Law enforcement, firefighters receive American Legion awards

Seven officers awarded humanitarian, lifesaving awards for response to September shooting, saving person who jumped from bridge



The American Legion presents an award to five police officers for their heroism during September’s College Hill shooting at the Pullman City Coucil meeting on March 29.

MOLLY WILK, Evergreen reporter

Jerry Coker and Ted Weatherly, Pullman Police Department commander and adjutant, presented American Legion Awards honoring first responders at the Pullman City Council meeting Tuesday night.

Whitcom Supervisor Jamie Keller received the 911 operator of the year award. Keller began working at Whitcom Regional Dispatch Center in 2005 and quickly exceeded expectations, the Whitcom executive director wrote in her nomination.

The executive director nominated Keller because of her willingness to pick up extra shifts and work a flexible schedule, along with her aptitude for working in dispatch.  

Reserve firefighter Nate Richardson was awarded paramedic and emergency technician of the year.

Pullman Fire Chief Mike Heston nominated Richardson for his work at the WSU and University of Southern California football game on Sept. 18. After he was approached by a choking student, Richardson performed the Heimlich maneuver and diffused the situation, Heston wrote in his nomination. 

The firefighter of the year award was presented to firefighter and paramedic Steven Potratz-Lee for his work in organizing the reserve firefighter academy.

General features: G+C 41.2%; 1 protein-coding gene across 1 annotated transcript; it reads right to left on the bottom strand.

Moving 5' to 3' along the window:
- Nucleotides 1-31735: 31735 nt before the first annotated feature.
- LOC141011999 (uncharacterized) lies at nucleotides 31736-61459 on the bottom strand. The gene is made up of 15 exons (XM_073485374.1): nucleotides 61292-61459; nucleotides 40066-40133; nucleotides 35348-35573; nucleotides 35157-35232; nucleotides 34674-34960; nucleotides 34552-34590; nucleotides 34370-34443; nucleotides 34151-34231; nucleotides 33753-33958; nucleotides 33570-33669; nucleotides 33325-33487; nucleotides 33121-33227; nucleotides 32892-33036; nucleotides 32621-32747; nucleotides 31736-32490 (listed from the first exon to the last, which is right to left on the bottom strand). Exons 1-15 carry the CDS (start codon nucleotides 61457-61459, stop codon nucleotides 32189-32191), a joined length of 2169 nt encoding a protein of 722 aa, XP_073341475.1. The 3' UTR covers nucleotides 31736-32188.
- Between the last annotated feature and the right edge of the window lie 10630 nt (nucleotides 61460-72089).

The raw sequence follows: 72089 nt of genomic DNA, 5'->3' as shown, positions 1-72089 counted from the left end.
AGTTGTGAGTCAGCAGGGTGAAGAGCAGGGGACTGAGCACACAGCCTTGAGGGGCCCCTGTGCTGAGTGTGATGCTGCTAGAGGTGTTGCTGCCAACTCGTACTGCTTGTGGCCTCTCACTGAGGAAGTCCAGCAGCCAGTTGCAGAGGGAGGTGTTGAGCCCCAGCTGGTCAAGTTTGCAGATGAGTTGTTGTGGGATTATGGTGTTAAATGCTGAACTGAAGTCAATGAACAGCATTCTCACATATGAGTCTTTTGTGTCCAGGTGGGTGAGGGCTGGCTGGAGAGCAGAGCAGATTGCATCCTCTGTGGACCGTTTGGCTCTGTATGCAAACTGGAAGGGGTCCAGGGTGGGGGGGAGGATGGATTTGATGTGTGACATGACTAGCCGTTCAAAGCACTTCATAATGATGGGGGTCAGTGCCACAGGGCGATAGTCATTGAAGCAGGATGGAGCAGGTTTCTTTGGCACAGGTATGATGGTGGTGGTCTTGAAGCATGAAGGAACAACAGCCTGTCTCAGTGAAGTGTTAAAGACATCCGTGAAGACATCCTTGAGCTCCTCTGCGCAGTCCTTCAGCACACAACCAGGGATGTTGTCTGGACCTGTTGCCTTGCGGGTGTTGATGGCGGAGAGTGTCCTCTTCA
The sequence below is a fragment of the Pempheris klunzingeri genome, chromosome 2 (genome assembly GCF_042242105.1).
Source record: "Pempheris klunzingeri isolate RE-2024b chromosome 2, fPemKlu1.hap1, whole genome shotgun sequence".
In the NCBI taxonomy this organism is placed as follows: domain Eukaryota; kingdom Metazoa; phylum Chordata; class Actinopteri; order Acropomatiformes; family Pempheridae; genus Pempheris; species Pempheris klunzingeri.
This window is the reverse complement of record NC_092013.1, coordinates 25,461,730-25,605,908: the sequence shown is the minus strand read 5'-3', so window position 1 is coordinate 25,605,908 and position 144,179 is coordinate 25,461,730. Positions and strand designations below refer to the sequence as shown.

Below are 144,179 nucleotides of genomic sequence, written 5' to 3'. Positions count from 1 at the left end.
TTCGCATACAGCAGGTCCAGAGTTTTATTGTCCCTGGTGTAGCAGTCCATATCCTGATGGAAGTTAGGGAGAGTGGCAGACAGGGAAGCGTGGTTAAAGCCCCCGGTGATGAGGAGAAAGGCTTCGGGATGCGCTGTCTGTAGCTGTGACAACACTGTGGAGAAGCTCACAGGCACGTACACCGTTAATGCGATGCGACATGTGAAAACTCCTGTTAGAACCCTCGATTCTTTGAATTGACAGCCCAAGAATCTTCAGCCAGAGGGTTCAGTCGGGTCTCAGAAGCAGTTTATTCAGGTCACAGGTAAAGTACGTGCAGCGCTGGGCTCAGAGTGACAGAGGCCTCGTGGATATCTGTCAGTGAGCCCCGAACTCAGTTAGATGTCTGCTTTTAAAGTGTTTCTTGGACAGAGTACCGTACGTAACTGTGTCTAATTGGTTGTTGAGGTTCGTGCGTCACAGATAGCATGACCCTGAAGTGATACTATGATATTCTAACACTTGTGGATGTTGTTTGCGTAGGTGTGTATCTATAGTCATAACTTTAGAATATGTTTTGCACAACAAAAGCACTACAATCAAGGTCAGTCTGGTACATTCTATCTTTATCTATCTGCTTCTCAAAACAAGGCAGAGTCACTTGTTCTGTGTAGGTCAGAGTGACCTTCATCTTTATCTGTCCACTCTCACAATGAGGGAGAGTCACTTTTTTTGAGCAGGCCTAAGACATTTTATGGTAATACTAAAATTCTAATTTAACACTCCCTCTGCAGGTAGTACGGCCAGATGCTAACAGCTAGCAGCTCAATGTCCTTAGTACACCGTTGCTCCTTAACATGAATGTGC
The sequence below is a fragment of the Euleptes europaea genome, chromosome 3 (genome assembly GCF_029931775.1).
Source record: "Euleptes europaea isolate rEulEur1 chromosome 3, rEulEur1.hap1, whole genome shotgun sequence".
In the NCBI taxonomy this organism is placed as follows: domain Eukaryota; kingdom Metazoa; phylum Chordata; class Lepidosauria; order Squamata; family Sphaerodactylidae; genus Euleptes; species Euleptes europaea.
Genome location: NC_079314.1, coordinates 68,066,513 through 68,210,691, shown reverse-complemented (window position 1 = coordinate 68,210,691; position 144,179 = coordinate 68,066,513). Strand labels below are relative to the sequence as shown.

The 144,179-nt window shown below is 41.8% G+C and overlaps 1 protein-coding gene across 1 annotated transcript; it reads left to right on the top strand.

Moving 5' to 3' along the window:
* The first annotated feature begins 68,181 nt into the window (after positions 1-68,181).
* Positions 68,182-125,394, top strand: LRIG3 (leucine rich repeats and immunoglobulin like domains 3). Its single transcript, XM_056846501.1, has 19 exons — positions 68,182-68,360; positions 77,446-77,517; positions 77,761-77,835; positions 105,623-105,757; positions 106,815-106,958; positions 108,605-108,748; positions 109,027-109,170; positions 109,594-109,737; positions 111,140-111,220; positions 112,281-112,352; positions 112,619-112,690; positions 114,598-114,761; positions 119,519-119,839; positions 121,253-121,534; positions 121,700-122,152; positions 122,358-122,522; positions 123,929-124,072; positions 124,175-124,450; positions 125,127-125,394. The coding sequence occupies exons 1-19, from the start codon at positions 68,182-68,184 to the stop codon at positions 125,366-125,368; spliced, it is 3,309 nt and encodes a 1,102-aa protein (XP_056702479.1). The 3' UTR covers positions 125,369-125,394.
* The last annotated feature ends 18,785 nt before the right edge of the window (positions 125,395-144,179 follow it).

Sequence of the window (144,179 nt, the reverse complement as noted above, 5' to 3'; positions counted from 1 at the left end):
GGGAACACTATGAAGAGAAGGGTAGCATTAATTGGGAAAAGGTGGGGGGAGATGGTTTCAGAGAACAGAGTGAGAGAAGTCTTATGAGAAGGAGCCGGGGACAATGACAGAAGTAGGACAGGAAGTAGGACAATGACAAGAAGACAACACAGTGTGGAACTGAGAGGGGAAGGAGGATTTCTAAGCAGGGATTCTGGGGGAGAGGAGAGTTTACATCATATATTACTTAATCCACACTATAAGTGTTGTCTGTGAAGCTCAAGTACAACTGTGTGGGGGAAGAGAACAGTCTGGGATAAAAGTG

Seven individuals received humanitarian and lifesaving awards. 

Pullman Police Officer Brian Chamberlin was the first recipient for his work in saving a citizen who jumped from a bridge. Chamberlin pulled the citizen back over the railing by the rope attached to him, according to Pullman Police Chief Gary Jenkins’ nomination. 

Officer Shane Emmerson, Sgt. Todd Dow, Officer Luv St. Andre, College Hill Officer Garrett Willis and Officer Ruben Harris were awarded the humanitarian and lifesaving awards for their work when responding to a noise complaint in September, Jenkins wrote in his nomination. 

While responding, the officers heard what sounded like 15 gunshots. They were able to find both victims and effectively diffuse the situation, according to Jenkins’ nomination. 

Officer Brock Westerman was presented with the last humanitarian and lifesaving award for his work responding to a traumatic injury where he applied a tourniquet to the individual at the scene, Jenkins wrote in his nomination. 

St. Andre and Harris were also awarded Medals of Valor for their work when responding to the September shooting. The two rendered first aid when they arrived on the scene and put the safety of others above their own, Jenkins wrote in his nomination. 

Willis received the Officer of the Year award. Jenkins nominated Willis for the initiative he took in providing training and equipment and his willingness to accept the role as the College Hill Officer.